“Democracy is a right for all people,” Sarkozy said. He urged the EU to recognize the opposition “because nothing would be worse than to see a country in a situation like Somalia, without leaders and representatives.” Sarkozy’s promise to exchange ambassadors with the council came the day before Friday’s European Union summit and caught many leaders off guard, in part because of the flamboyant Frenchman’s timing and lack of consultation.
EU leaders say no options are off the table at the summit, but previous economic sanctions have done little to stop Muammar Qaddafi’s bloody crackdown on his people and a no-fly zone appears increasingly unlikely. And they did not rule out talking with the opposition council, which a number of them have already done.
British Prime Minister David Cameron urged in a letter with Sarkozy that the EU consider the council an “important voice for the Libyan people.” But many EU member states insisted that only nations, not political groups, should be given diplomatic recognition and urged caution during a time of continued fighting and conflicting information.
German Chancellor Angela Merkel, whose relationship with Sarkozy is sometimes prickly, said the European Union needed to send a united signal, “since ‘divide and rule’ would only play into the hands of Qaddafi.” The council France recognized is an umbrella group of Libyan rebels based in the eastern city of Benghazi, which was taken over in a deadly uprising that has spread throughout much of the oil-rich North African country.
“I find it a crazy move by France,” Dutch Premier Mark Rutte said as he arrived for the meeting in Brussels. “To jump ahead and say ‘I will recognize a transitional government,’ in the face of any diplomatic practice, is not the solution for Libya,” he said.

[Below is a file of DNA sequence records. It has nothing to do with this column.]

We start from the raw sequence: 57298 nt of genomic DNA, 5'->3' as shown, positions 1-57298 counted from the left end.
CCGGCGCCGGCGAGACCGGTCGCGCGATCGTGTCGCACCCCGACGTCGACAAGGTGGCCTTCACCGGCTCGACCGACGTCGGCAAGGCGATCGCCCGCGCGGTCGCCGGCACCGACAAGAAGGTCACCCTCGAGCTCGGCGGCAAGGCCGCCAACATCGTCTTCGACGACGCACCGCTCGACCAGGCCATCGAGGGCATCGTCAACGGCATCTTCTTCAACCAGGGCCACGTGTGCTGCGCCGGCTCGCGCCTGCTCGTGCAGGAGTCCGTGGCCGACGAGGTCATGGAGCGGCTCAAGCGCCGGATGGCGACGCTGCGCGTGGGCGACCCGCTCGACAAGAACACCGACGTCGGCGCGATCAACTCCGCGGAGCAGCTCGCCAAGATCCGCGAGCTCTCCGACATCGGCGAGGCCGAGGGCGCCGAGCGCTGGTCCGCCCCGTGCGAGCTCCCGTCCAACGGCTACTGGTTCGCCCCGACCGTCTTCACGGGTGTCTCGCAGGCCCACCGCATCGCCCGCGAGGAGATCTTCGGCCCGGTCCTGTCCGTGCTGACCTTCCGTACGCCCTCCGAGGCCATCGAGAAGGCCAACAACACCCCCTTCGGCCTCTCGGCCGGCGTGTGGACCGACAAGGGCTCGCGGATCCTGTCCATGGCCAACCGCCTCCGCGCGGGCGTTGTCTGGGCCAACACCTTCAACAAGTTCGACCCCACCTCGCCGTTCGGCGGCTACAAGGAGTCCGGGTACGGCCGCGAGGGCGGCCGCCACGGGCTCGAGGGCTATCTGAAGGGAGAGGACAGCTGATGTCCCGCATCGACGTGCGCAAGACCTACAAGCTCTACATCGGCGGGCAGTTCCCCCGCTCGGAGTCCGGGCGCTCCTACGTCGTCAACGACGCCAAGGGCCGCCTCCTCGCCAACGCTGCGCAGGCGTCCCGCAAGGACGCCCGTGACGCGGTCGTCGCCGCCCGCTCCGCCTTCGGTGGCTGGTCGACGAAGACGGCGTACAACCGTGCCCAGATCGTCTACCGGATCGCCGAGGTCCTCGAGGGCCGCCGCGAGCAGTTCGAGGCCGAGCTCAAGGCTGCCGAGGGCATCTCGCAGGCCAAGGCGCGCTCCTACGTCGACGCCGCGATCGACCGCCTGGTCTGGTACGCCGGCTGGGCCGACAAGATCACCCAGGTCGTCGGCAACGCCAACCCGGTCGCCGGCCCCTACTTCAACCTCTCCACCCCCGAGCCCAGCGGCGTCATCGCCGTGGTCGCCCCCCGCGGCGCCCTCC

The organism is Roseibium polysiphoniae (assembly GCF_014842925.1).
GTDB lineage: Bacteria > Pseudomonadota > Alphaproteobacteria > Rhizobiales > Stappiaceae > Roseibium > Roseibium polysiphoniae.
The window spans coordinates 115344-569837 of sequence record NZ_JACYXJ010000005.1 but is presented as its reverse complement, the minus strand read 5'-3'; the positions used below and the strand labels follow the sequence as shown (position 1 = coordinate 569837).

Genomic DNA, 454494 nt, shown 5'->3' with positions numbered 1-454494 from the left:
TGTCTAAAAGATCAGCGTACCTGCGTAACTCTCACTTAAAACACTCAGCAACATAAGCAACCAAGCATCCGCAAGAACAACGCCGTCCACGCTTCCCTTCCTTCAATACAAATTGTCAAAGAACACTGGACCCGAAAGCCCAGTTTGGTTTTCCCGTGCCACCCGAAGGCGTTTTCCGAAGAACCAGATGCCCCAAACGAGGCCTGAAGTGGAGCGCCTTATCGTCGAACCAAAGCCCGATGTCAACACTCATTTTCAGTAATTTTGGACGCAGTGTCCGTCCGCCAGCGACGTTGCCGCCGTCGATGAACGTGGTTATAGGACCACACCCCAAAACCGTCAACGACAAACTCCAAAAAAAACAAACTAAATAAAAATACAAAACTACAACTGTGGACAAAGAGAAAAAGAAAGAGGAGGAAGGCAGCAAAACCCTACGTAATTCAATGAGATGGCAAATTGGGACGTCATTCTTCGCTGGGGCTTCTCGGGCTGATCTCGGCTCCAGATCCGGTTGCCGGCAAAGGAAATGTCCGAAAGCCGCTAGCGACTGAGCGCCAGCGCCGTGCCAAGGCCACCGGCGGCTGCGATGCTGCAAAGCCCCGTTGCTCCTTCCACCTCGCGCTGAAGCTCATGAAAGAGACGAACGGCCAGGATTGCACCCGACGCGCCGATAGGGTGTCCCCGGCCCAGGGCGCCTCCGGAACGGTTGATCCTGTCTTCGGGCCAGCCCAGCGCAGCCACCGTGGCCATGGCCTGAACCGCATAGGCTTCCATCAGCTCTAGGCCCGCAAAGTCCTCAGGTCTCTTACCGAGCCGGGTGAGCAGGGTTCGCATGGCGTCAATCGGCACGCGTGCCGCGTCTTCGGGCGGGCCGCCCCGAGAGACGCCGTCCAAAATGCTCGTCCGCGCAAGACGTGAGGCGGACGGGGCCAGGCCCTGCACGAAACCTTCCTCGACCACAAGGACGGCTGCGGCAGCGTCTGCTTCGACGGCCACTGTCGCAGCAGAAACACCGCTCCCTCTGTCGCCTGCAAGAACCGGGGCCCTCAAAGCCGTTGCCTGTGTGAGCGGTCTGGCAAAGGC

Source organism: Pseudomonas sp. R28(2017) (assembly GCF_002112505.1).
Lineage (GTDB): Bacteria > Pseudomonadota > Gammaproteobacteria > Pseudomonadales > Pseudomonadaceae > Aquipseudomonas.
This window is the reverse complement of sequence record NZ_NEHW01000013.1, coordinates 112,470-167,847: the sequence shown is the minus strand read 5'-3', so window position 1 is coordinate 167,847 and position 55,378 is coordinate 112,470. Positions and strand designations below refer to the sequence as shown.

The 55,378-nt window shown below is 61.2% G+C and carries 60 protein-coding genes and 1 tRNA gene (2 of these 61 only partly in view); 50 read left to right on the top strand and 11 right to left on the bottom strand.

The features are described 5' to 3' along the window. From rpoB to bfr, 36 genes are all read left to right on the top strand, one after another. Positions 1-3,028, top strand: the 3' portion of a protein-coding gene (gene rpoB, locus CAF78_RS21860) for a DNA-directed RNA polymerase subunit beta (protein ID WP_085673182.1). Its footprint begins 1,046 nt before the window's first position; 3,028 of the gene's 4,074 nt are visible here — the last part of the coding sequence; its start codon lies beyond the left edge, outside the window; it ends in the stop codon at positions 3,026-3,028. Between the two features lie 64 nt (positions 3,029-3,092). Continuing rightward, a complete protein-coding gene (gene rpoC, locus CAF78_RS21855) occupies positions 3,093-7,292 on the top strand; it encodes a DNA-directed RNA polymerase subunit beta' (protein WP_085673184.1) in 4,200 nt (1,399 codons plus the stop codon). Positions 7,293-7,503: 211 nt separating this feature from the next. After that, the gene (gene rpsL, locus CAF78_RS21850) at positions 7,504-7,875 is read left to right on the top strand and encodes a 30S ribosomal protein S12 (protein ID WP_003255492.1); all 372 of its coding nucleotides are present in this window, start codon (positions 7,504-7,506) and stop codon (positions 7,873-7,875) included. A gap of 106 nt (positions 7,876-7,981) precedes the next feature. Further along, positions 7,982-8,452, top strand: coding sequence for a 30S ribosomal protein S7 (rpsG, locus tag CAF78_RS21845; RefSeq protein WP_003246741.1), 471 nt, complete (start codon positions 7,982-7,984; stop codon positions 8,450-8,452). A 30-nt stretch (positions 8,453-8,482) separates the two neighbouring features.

European Union leaders, however, remained united in their primary goal — to pressure the regime of Qaddafi, isolate him, and force him from power. Cameron said European countries should show will and ambition, and would emerge from Friday’s meeting with measures that would increase Qaddafi’s isolation.
“It’s a moment for Europe to say what we’ve done in the past hasn’t always worked. And we should be reaching out to these countries, offering them a new partnership, opening up our markets and welcoming their approach of greater democracy, greater freedom, greater human rights,” Cameron said. “This is potentially a good moment for our world and we should grab it and seize it and try and shape it.” The prospect of the quick imposition of a no-fly zone over Libya to protect the civilian population from the Qaddafi regime’s fighter jets appeared to be fading, with German Defense Minister Thomas de Maiziere insisting that the Arab League must first make clear what it wants. The Arab League meets on Libya in Cairo on Saturday.
Sarkozy said France had always been reserved about the possibility of military action. And Belgian Prime Minister Yves Leterme urged prudence, saying any military action could take place only if it were sanctioned by the United Nations and had the full backing of the region.
NATO, the north Atlantic military alliance, urged caution, as well.
“The situation right now in Libya does not justify a military intervention by NATO,” De Maiziere said at a NATO meeting also being held in Brussels.
In Athens, meanwhile, three Dutch marines who were captured after a botched evacuation mission in Libya last month arrived on board a Greek military transport plane after their release.
The Dutch troops and their helicopter were seized Feb. 27 by armed forces loyal to Qaddafi after landing near Sirte, Libya, to help evacuate people from the country as the rebellion gained steam.
UN officials in Geneva say they are getting reports that child soldiers are being recruited to fight for Muammar Qaddafi loyalists in Libya — which would be a war crime.
UNICEF spokeswoman Marixie Mercado told The Associated Press on Friday there is “a serious concern” that child soldiers are among the mercenaries that Qaddafi is hiring to attack rebel forces.